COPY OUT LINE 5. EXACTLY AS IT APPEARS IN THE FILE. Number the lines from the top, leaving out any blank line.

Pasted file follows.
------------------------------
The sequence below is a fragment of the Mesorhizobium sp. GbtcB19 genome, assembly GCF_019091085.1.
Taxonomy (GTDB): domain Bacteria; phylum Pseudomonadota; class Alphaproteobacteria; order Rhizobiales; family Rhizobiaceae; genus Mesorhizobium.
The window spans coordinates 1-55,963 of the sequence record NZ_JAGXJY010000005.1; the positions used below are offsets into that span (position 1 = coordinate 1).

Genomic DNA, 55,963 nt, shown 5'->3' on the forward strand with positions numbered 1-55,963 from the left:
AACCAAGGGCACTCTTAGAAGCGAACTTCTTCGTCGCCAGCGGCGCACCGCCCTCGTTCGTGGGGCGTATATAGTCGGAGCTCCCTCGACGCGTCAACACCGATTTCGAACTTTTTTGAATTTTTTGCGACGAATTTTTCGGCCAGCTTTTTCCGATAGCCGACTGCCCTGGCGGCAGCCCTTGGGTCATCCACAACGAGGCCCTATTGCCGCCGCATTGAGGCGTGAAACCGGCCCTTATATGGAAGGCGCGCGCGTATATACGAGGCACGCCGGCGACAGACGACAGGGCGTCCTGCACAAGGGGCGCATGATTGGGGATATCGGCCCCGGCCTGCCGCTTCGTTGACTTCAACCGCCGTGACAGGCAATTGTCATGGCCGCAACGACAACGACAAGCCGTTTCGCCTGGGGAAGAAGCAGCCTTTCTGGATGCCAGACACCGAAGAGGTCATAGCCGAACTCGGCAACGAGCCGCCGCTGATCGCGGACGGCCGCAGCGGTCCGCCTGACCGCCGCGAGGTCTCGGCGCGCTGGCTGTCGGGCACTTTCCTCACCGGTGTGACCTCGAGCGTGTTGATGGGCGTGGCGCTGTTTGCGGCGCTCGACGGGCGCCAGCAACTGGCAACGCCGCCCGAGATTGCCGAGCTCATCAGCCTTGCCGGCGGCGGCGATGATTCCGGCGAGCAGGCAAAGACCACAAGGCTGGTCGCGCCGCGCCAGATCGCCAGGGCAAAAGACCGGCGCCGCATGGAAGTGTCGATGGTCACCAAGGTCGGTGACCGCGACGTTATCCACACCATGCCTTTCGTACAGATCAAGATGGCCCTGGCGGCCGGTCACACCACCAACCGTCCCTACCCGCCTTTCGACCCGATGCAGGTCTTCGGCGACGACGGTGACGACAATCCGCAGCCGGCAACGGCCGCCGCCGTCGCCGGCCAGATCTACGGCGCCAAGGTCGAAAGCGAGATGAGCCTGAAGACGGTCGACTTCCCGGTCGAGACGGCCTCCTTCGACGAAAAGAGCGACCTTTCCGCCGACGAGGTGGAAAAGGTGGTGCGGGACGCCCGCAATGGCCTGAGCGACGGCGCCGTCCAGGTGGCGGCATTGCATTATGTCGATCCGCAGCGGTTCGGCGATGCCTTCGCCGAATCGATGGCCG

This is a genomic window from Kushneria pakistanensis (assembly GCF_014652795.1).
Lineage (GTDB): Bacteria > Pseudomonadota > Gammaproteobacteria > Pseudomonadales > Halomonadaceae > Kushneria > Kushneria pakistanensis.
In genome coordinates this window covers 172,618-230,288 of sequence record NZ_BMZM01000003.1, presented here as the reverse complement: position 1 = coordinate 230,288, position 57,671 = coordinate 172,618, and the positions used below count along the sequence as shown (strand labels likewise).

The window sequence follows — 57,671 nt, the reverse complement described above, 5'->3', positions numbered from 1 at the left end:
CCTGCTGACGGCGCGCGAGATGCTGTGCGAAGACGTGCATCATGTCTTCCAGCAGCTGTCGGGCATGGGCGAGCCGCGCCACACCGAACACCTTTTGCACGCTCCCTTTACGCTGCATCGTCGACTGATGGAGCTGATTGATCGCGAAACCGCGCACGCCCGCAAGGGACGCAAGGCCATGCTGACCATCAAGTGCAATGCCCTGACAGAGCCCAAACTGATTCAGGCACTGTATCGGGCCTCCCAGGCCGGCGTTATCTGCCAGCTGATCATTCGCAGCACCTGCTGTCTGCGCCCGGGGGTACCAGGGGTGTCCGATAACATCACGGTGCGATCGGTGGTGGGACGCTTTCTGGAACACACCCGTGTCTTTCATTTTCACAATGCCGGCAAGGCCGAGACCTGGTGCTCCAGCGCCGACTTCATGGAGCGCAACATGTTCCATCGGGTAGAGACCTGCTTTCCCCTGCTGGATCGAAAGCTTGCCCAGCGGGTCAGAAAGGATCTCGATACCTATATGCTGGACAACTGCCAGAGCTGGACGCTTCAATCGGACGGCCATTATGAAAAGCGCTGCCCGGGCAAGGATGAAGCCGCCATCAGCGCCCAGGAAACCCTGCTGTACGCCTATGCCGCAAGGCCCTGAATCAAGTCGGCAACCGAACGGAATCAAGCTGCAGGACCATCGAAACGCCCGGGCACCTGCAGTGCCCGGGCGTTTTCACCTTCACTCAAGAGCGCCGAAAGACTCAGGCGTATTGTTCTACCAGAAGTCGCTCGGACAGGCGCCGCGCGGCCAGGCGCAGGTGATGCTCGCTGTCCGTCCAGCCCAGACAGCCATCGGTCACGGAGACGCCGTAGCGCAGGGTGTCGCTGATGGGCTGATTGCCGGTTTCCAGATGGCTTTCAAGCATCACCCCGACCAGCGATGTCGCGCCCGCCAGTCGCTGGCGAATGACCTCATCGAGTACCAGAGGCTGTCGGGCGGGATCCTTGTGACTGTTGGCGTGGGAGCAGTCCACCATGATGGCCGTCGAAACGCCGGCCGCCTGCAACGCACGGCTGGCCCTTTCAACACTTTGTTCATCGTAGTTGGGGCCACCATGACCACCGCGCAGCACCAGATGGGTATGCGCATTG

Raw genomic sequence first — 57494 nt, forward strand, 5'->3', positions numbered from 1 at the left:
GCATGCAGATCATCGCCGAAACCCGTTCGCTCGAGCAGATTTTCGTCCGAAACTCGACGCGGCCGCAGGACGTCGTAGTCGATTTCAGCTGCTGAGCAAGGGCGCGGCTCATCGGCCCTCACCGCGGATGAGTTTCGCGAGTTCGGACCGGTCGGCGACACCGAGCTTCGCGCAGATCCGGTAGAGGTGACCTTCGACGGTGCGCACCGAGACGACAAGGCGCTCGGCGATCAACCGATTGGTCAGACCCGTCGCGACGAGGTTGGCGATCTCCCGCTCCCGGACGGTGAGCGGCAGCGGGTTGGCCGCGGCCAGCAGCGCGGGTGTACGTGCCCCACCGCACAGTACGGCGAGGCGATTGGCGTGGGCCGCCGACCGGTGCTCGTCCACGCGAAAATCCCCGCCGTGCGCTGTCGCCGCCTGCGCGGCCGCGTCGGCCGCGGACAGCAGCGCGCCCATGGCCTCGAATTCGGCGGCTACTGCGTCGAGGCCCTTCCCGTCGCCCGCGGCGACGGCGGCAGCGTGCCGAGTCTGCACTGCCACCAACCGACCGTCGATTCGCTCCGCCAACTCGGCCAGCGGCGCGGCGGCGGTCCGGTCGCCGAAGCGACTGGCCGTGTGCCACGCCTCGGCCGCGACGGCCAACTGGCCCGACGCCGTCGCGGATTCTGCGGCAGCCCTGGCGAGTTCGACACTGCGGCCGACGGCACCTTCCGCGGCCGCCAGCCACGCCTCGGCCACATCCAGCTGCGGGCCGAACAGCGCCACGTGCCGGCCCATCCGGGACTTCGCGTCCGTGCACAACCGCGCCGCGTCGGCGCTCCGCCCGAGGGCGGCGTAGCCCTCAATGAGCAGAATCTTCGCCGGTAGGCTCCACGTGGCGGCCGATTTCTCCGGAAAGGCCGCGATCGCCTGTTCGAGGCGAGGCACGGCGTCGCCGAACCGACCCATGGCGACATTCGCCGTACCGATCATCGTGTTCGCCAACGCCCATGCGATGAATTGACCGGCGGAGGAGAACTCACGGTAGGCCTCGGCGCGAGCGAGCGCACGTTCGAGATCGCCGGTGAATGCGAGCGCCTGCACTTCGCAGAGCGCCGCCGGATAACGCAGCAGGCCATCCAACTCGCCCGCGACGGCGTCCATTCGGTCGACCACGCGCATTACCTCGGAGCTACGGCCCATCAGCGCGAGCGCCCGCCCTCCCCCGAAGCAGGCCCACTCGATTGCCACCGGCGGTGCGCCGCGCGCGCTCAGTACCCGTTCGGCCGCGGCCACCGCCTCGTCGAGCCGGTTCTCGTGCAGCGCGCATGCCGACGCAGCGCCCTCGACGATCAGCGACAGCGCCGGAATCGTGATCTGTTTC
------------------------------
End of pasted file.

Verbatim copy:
AACCAAGGGCACTCTTAGAAGCGAACTTCTTCGTCGCCAGCGGCGCACCGCCCTCGTTCGTGGGGCGTATATAGTCGGAGCTCCCTCGACGCGTCAACACCGATTTCGAACTTTTTTGAATTTTTTGCGACGAATTTTTCGGCCAGCTTTTTCCGATAGCCGACTGCCCTGGCGGCAGCCCTTGGGTCATCCACAACGAGGCCCTATTGCCGCCGCATTGAGGCGTGAAACCGGCCCTTATATGGAAGGCGCGCGCGTATATACGAGGCACGCCGGCGACAGACGACAGGGCGTCCTGCACAAGGGGCGCATGATTGGGGATATCGGCCCCGGCCTGCCGCTTCGTTGACTTCAACCGCCGTGACAGGCAATTGTCATGGCCGCAACGACAACGACAAGCCGTTTCGCCTGGGGAAGAAGCAGCCTTTCTGGATGCCAGACACCGAAGAGGTCATAGCCGAACTCGGCAACGAGCCGCCGCTGATCGCGGACGGCCGCAGCGGTCCGCCTGACCGCCGCGAGGTCTCGGCGCGCTGGCTGTCGGGCACTTTCCTCACCGGTGTGACCTCGAGCGTGTTGATGGGCGTGGCGCTGTTTGCGGCGCTCGACGGGCGCCAGCAACTGGCAACGCCGCCCGAGATTGCCGAGCTCATCAGCCTTGCCGGCGGCGGCGATGATTCCGGCGAGCAGGCAAAGACCACAAGGCTGGTCGCGCCGCGCCAGATCGCCAGGGCAAAAGACCGGCGCCGCATGGAAGTGTCGATGGTCACCAAGGTCGGTGACCGCGACGTTATCCACACCATGCCTTTCGTACAGATCAAGATGGCCCTGGCGGCCGGTCACACCACCAACCGTCCCTACCCGCCTTTCGACCCGATGCAGGTCTTCGGCGACGACGGTGACGACAATCCGCAGCCGGCAACGGCCGCCGCCGTCGCCGGCCAGATCTACGGCGCCAAGGTCGAAAGCGAGATGAGCCTGAAGACGGTCGACTTCCCGGTCGAGACGGCCTCCTTCGACGAAAAGAGCGACCTTTCCGCCGACGAGGTGGAAAAGGTGGTGCGGGACGCCCGCAATGGCCTGAGCGACGGCGCCGTCCAGGTGGCGGCATTGCATTATGTCGATCCGCAGCGGTTCGGCGATGCCTTCGCCGAATCGATGGCCG